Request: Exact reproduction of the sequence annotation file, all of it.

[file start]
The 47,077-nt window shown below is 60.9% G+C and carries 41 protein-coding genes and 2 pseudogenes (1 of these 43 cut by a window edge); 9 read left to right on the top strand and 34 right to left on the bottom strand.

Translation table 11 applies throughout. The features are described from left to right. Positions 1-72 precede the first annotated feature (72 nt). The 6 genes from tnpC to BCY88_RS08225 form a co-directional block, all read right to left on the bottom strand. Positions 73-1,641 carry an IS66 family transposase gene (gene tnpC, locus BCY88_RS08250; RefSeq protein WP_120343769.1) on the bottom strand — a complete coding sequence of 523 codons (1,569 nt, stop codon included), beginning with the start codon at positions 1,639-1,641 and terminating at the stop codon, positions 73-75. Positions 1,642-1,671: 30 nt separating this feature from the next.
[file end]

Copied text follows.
The 47,077-nt window shown below is 60.9% G+C and carries 41 protein-coding genes and 2 pseudogenes (1 of these 43 cut by a window edge); 9 read left to right on the top strand and 34 right to left on the bottom strand.

Translation table 11 applies throughout. The features are described from left to right. Positions 1-72 precede the first annotated feature (72 nt). The 6 genes from tnpC to BCY88_RS08225 form a co-directional block, all read right to left on the bottom strand. Positions 73-1,641 carry an IS66 family transposase gene (gene tnpC, locus BCY88_RS08250; RefSeq protein WP_120343769.1) on the bottom strand — a complete coding sequence of 523 codons (1,569 nt, stop codon included), beginning with the start codon at positions 1,639-1,641 and terminating at the stop codon, positions 73-75. Positions 1,642-1,671: 30 nt separating this feature from the next.